A recent-ish study looked at film recommendation systems and found an interesting result: perceived novelty of the recommendations was negatively correlated with user satisfaction, and user satisfaction was correlated adoption.
One of the most striking things we found is that the novelty of recommended items has a significant negative impact on users’ perception of a recommender’s ability to satisfactorily meet their information needs. This effect was particularly strong in its impact on the user’s first impression of an algorithm, and was present even though we restricted the depth of the long tail into which our algorithms could reach.
And so you end up with what I’ll call the recommender’s paradox. People turn to recommendation systems to find things they wouldn’t have thought of themselves, but they choose recommendation systems that largely provide them choices that don’t surprise them. Aspects of trust in the recommender relationship undermine efficacy.
One approach to the paradox is to introduce novelty slowly, after trust is built, but there’s some bad news there as well:
Increasing the novelty of recommendations as the user gains more experience with the system and has had more time to consider its ability to meet their needs may provide benefit, but our results cannot confirm or deny this. The users in our study are experienced with movie recommendation in general and MovieLens in particular (the median user has rated 473 movies), and their first impressions were still heavily influenced by novelty.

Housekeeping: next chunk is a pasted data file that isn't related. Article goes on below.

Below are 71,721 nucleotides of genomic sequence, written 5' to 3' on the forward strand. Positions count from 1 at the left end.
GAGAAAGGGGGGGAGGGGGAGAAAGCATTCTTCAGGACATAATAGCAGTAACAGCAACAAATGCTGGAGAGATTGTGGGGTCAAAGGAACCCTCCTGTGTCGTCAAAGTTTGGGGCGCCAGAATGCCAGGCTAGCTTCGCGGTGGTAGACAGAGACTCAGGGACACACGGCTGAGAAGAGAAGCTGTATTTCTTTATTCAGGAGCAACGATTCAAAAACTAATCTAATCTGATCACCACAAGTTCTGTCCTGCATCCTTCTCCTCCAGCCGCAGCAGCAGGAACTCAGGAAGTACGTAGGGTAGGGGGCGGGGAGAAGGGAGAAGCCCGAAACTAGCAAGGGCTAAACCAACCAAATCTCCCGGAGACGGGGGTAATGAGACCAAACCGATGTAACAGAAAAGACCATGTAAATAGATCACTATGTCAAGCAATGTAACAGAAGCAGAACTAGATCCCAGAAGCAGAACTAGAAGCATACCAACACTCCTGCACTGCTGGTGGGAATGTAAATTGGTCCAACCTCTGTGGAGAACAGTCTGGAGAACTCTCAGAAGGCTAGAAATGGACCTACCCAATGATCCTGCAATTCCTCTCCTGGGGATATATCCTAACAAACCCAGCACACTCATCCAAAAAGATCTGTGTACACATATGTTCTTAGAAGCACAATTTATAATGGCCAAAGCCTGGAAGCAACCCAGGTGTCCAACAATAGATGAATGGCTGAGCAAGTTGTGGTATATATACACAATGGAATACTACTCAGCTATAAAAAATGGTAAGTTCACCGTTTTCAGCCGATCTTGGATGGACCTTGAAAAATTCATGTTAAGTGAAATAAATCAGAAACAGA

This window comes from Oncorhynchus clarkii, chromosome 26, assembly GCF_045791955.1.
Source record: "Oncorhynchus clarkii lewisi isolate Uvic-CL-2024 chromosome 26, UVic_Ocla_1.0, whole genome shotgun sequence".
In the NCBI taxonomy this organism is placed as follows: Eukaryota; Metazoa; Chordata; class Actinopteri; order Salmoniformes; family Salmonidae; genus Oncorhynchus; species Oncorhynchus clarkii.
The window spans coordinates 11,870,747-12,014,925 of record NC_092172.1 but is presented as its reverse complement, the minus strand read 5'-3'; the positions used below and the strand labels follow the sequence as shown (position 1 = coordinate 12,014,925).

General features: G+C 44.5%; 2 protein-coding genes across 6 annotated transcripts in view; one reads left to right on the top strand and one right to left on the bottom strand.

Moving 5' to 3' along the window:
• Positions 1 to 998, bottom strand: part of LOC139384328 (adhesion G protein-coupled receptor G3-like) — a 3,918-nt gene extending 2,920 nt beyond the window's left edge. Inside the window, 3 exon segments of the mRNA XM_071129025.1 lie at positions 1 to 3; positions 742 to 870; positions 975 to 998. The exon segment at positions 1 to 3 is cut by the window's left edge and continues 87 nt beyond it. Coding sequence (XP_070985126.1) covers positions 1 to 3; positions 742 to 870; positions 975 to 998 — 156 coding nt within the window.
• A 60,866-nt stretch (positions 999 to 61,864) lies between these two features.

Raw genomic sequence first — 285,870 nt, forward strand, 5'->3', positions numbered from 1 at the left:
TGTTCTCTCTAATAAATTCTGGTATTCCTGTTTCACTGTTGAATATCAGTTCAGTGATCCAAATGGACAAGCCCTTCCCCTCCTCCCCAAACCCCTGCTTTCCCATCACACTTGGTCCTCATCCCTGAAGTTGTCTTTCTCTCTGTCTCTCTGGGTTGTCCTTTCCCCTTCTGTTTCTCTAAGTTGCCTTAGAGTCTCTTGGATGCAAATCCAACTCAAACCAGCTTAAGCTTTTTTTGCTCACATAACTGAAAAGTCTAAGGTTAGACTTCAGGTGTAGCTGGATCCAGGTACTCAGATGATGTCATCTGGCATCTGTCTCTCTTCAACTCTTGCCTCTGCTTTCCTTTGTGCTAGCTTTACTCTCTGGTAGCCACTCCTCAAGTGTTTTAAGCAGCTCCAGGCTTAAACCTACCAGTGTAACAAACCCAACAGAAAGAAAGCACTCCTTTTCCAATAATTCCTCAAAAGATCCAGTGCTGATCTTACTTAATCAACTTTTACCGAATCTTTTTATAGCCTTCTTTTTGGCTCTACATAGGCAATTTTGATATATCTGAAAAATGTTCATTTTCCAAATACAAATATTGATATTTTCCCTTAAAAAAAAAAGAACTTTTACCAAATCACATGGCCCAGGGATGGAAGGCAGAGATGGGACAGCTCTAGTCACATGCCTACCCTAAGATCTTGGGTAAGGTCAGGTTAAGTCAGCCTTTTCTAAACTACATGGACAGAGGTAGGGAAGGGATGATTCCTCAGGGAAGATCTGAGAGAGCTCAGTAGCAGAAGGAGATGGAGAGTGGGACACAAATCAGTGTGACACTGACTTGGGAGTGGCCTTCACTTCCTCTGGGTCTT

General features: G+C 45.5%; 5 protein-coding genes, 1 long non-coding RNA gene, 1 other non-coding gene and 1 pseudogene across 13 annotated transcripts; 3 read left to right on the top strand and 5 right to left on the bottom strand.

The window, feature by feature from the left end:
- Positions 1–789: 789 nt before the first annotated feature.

One other way to think of this is that people think they want new films recommended to them but actually they really want to be reminded of films they had already been thinking about seeing but had forgotten about, or notified about familiar looking films that had slipped under their radar. My guess is the most successful engine (based on user satisfaction) would probably provide you with a wide range of films by directors and actors you know you like but had forgotten about, in genres that you know work for you. These results would seem tailored to you, but at the same time be things you would not have thought of yourself.
Obvious implications here on Open Educational Resource recommendation algorithms, Big Data, the Filter Bubble, and the problem of resistance to novelty in education more generally.